UpEnergy Announces Tanzania’s First Article 6 Authorized Carbon Credits

UpEnergy Announces Tanzania's First Article 6 Authorized Carbon Credits - Carbon Herald

UpEnergy, a social enterprise with a mission to channel climate finance to fight energy poverty through decarbonization projects, today announced it has secured a historic letter of authorization (LOA) from the Government of Tanzania. The new LOA represents the country’s first-ever carbon credits authorized for corresponding adjustments under Article 6 of the Paris Agreement.

A corresponding adjustment by a host country ensures that the impact of carbon credits is not counted in the host country’s carbon inventory, but can instead be counted in the inventory of the credit’s buyer and, where applicable, in the country in which that buyer seeks to neutralize the climate impact of an activity. The mechanism was originally intended to help nations meet their nationally determined contributions (NDCs), but UN protocols also allow for private sector companies to use corresponding adjustments via voluntary markets.

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The Tanzanian government’s stamp of approval on carbon credits from emissions-cutting cookstoves under UpEnergy’s Community Carbon initiative underscores the importance of international climate finance in supporting decarbonization efforts in the Global South to combat climate change and support a just energy transition.

The announcement also marks the first Korean-based company to acquire Article 6-authorized credits from Tanzania, with EcSangsun Ha, executive managing director at centered “It’s an honorea’s largest carbon offset project developer, Ecoeye is poised to supply credits to the market for compliance and voluntary offset purposes, such as for nationally determined contributions (NDCs), international mitigation purposes (IMPs), and other specific objectives – including the potential of Ecoeye utilizing these credits towards its own reduction goals.

Source: Tatohra/Shutterstock

“Corporate buyers are looking for credits that go further, and we recognise these new credits deliver exactly that,” said Sangsun Ha, executive managing director at Ecoeye. “It’s an honor – and an important responsibility, as the first Korean developer – to act as an early international adopter to acquire correspondingly adjusted credits from Tanzania. We hope to support the achievement of Tanzania’s climate targets while furthering income benefits for those most vulnerable to – and least responsible for – climate risks.”

UpEnergy plans to distribute 425,000 cookstoves that save fuel through energy efficiency. Distribution is performed by the UpEnergy Tanzania team, who conduct local distribution, behavioural change support, and effective monitoring to support long-term usage. UpEnergy has also established a state-of-the-art cookstove manufacturing facility in Dar es Salaam, Tanzania. Credits associated with the project are certified through Verra, a global leader in voluntary carbon markets, and the Sustainable Development Verified Impact Standard (SD VISta).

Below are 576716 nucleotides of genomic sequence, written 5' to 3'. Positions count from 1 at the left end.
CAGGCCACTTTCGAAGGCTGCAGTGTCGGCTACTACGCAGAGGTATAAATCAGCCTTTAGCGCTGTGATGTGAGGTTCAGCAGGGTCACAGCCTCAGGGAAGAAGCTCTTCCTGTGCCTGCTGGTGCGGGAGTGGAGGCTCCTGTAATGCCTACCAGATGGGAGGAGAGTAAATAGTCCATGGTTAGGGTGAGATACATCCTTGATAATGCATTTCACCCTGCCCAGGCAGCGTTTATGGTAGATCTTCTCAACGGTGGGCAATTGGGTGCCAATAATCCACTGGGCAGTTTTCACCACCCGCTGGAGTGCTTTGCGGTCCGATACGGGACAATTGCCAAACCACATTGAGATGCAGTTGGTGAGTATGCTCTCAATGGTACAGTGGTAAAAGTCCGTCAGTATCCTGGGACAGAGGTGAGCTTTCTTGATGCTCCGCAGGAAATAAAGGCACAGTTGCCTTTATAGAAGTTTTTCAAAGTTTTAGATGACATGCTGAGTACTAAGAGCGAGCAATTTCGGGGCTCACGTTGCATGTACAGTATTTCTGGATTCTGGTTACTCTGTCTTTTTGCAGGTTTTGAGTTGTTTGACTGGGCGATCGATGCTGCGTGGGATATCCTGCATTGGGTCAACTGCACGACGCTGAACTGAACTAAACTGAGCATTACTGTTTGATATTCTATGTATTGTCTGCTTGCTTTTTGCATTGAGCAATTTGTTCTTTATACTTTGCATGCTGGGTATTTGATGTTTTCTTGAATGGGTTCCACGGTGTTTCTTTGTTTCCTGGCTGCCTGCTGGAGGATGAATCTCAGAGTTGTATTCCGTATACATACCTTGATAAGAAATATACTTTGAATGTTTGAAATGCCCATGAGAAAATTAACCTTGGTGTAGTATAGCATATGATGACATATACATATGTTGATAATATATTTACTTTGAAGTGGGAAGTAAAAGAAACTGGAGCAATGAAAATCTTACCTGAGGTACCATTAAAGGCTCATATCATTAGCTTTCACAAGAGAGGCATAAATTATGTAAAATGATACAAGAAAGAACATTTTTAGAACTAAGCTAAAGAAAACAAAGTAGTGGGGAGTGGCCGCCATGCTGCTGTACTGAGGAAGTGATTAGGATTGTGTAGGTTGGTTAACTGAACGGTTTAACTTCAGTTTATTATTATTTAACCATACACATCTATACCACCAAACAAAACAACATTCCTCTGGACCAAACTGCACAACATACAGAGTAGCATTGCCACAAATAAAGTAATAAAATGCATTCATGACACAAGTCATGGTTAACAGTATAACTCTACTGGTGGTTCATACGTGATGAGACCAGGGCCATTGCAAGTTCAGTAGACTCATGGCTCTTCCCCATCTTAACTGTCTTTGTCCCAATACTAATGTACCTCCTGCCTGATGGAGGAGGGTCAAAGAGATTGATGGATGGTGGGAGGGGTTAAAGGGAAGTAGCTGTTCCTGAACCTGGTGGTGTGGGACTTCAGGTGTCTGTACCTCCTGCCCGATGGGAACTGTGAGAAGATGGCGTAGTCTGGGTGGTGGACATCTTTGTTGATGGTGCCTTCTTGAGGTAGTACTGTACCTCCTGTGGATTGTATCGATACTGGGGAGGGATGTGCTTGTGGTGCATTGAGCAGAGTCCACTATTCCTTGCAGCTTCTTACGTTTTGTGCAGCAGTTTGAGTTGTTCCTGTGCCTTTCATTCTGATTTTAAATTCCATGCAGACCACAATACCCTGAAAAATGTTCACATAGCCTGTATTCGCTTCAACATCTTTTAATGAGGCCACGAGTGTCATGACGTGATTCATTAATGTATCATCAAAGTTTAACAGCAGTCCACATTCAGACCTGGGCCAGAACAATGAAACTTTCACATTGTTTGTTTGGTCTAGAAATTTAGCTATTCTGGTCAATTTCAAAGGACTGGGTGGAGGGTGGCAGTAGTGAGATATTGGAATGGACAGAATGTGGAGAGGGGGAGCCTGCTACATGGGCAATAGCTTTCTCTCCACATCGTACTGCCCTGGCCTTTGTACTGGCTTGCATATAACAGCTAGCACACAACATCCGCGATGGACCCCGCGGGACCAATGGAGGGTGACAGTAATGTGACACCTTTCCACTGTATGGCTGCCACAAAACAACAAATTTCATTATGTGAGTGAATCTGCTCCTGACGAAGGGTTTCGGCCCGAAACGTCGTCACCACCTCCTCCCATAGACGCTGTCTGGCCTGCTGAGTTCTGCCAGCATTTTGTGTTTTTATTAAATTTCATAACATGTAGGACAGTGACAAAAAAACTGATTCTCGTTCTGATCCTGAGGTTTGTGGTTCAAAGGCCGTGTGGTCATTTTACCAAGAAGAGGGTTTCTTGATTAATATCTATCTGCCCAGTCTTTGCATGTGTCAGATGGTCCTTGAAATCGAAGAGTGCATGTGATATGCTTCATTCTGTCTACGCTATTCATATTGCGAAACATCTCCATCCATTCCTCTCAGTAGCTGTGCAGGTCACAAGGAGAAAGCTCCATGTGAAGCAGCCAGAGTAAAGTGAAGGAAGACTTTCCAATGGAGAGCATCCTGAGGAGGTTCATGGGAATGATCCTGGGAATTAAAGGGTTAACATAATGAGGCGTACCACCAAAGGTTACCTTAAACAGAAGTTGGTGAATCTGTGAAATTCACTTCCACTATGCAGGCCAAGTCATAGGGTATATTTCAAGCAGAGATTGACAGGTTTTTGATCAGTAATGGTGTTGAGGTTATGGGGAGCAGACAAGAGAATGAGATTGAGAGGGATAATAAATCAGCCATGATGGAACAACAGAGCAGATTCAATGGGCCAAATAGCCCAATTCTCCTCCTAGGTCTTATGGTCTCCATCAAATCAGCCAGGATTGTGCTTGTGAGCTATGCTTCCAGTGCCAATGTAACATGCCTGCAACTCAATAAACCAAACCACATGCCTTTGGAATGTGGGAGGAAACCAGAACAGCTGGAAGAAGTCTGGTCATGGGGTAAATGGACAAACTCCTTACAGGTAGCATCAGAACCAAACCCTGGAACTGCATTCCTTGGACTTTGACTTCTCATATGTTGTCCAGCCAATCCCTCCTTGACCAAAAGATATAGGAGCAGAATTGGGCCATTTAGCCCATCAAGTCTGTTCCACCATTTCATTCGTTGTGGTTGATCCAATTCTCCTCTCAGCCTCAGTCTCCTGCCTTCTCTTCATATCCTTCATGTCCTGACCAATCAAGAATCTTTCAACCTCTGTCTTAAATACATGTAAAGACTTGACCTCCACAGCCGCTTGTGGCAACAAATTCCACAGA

“The Tanzanian government has sent a powerful signal by allowing corresponding adjustments for UpEnergy, enabling the company to drive funding that supports Tanzania’s energy and climate goals while also improving lives. This aligns with our goal of advancing a just energy transition that prioritises low-income individuals by facilitating their access to cleaner technology and directing climate finance where it’s most needed,” said Rehema Mbalamwezi, vice president of UpEnergy’s Africa operations.

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Working closely with the Tanzania National Carbon Monitoring Centre (NCMC) to coordinate this momentous agreement, UpEnergy’s collaborative strategy will help Tanzania achieve its ambitious plans for electricity access expansion and increased generation capacity. Access to electricity in the East African nation has more than doubled since 2010, according to the World Bank. Still, the government is committed to further improving access to clean cooking by working to increase electricity access across the country. NCMC saw UpEnergy’s programme as a powerful way to bring the many benefits of fuel-efficient, locally manufactured cookstoves to its citizens.

Anantha Karthik, director of carbon programme at UpEnergy, added, “We express our sincere gratitude to the United Republic of Tanzania and its National Carbon Monitoring Centre for their unwavering support in bringing the first Article 6-authorised credits to market from high-quality projects like ours. These credits are designated for unilateral transfers, allowing for their use in various initiatives such as nationally determined contributions (NDCs), international mitigation purposes (IMPs), or other purposes. The authorisation for corresponding adjustments based on the first transfer will significantly contribute to the development of the Article 6 pathway within Tanzania. We are confident that this achievement paves the way for wider adoption of carbon offsetting practices, ultimately leading to a more sustainable future for Tanzania.”

This news follows on the heels of UpEnergy’s recent announcement that it will scale renewable electric cooking in Tanzania with a €2 million MCFA investment to provide zero-emission cooking for the population that has electricity access. The ongoing work is part of the Community Carbon initiative launched by UpEnergy, which supports communities by reinvesting project revenue back into project areas centered on cleaner cooking and safe drinking water.

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